For the first two weeks of the paleo diet adoption phase, I experienced quite drastic energy level fluctuations. This was due to the decrease in overall carbohydrate consumption. My body was learning that it’s primary source of carbs had changed, and so I was in a carbohydrate slump.  

This was only temporary though, as my body soon learned to expect carbohydrates from the large volumes of vegetables I was now eating. While I stuck to the paleo diet for the most part, I sometimes felt the need to introduce some legumes, such as beans and lentils into my meals. This made a massive difference to me physically, as because I exercise regularly, I was in an almost constant caloric deficit. This was not good, thankfully, the new twist on the paleo diet allowed for caloric boosts which would often power me through the day, and then keep me going right into my exercise.

What physical changes have I noticed while being on the paleo diet?

I noticed that almost immediately  after adopting the diet, I started to lose weight. I am around 6ft 3 and weigh in the region of 200 pounds. I have relatively low muscle mass because of always doing cardio based workouts, but at the the start of the diet I had a high amount of body fat.

That fat was specifically located on my stomach and legs, one of the most common fat storage areas on men. I noticed that a combination of a low-carbohydrate diet  and an exercise like cycling, my legs were stripped of pretty much all their fat. If I had to estimate, I would say that I dropped around 4-7% body fat in my first month.

That was easy easy fat loss, and I continue to passively lose fat while enjoying eating large amounts of food. There is a  psychological  element here I’ll explore later on in this short article. I continued to lose fat around my legs, hips and stomach. While I still haven’t lost all the fat on my stomach, I have decreased my fat percentage from around 28% to around 18%.

Remember, most of this fat loss is achieved by doing no exercise at all.  

That is the psychological element I was referring to earlier. You can eat as much good, paleo food as you want, and still you wont put on fat. You’ll just keep stripping fat because for the most part, humans don’t really need carbohydrates as much as we think, or as much as we are TOLD we do.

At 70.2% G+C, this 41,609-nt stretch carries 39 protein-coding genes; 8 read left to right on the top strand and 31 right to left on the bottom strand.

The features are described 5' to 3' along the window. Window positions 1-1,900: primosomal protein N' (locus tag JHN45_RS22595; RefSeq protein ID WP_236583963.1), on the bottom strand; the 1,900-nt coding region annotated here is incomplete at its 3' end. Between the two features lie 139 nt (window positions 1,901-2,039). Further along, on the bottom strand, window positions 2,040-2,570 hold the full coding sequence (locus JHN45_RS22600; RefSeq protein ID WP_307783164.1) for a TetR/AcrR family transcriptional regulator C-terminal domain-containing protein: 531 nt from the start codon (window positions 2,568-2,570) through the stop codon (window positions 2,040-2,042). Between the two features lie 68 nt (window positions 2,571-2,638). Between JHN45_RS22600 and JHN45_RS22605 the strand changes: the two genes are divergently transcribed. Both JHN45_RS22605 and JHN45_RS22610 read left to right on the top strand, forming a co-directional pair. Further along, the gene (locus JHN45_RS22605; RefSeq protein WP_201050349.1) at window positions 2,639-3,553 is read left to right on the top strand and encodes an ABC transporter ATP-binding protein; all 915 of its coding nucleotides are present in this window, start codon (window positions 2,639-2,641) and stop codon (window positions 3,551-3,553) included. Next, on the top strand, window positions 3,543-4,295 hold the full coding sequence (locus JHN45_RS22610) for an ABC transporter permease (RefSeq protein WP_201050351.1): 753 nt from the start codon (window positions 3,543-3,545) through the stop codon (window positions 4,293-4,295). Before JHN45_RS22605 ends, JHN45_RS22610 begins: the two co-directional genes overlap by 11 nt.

Don’t listen to what you have been told constitutes a healthy diet. Anything white, or anything that could be white should not be eaten. Bar eggs, cauliflower and white food on binge days. Binge days? Yup Take a read through my other article about adopting a paleo lifestyle.

While the paleo diet and the subsequent paleo lifestyle have changed my life, I wanted to keep this article relatively brief, I’ll chat about the other changes in some subsequent, follow up articles, or perhaps I’ll make them a series.

Keep well,
Andrew

 

Vibram Five Fingers Comparison

For those of you who haven’t heard of Vibram’s Five Finger minimalist shoes, you are in for a treat and a surprise.

Vibram developed a shoe in response to the need for a shoe which provides a minimum amount of actual shoe material while still maintaining protection. Originally, this requirement was desired by sailors on yachts who needed a lightweight, high-grip shoe while  manoeuvring  around boats at sea.

Traditionally, this would have involved developing a shoe which had a high amount of traction, and possibly a thinner sole. Not in Vibram’s eyes, they saw the oppurtunity to develop a shoe that would change the way minimalist shoe wearers thought of both minimalism and their actual own feet.  

What was the result of all that research Vibram did on the human foot’s physiology, mechanics and sensitivity? Well, the Vibram Five Finger Classic shoe.

vibram-fivefinger-classic

These shoes blew the market wide open, with people jumping at the chance to own a pair of the “gorilla shoes”. They began being used for many more uses than originally imagined, such as running, walking, hiking and just general day-to-day footwear. Marathon runners started to use them to run ultramarathons, and they exploded into a sensation.

Books wrote about them, people blogged about them and they have even made red carpet appearances. People commented on how they were more in touch with the ground, and spoke about how their feet were now points of contact, rather than just a means of transportation.

Vibram then began to naturally expand and develop several models, beginning with the KSO:

vibram-fivefinger-kso

The KSO was a more rugged, protected shoe than the classic, and had a more secure fit. The KSO’s have subsequently been the “go to” FiveFinger shoe, being featured more than any other FiveFinger model. They are simple, comfortable and practical for any application. I have a pair, and they are fantastic. Towards the end of this article, I’ll write up what I think of each of the pairs of Vibram FiveFingers that I own.